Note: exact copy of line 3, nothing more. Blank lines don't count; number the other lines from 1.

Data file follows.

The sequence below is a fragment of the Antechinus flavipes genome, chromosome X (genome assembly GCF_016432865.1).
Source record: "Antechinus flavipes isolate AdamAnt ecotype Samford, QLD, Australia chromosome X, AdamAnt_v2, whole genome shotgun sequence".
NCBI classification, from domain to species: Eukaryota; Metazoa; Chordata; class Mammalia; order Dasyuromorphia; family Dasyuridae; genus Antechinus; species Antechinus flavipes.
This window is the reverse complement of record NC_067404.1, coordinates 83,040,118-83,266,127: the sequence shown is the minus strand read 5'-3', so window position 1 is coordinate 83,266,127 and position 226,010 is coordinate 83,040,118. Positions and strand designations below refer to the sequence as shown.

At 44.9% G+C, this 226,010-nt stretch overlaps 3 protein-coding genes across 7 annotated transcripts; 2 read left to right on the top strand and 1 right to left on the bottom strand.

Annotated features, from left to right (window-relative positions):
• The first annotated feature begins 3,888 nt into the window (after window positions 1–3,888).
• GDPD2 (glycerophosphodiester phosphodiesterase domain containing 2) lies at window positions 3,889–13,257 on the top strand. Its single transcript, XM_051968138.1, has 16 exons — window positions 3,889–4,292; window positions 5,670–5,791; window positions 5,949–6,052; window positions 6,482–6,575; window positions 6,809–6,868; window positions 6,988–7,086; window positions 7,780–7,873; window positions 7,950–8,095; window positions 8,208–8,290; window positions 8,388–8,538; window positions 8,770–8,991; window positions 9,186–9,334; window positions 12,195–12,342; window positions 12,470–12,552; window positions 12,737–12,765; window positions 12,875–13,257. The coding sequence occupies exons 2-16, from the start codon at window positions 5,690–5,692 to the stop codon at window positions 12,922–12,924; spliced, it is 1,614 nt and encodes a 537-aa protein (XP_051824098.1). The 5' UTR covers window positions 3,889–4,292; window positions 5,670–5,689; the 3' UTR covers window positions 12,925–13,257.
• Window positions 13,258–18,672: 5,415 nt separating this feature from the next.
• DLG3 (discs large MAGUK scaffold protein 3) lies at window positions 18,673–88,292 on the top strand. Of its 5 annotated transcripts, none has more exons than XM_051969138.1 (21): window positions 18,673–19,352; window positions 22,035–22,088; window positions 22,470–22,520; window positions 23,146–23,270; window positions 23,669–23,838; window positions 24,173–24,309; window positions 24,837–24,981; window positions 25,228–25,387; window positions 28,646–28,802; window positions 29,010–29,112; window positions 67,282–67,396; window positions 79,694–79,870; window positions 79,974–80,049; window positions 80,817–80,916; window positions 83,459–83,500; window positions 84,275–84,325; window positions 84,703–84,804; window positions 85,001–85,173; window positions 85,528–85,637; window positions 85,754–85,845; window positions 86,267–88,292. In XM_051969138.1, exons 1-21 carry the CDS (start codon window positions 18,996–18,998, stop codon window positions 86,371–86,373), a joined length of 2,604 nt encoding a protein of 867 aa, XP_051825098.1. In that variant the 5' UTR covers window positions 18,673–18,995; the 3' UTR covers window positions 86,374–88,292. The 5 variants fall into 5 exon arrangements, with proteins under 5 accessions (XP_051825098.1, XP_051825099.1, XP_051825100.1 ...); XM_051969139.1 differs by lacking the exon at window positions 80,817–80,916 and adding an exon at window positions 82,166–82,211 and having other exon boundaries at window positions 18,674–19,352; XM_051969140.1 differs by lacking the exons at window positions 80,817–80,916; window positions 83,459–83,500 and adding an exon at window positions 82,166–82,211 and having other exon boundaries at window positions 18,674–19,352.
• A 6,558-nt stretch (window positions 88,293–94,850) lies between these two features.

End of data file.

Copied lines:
NCBI classification, from domain to species: Eukaryota; Metazoa; Chordata; class Mammalia; order Dasyuromorphia; family Dasyuridae; genus Antechinus; species Antechinus flavipes.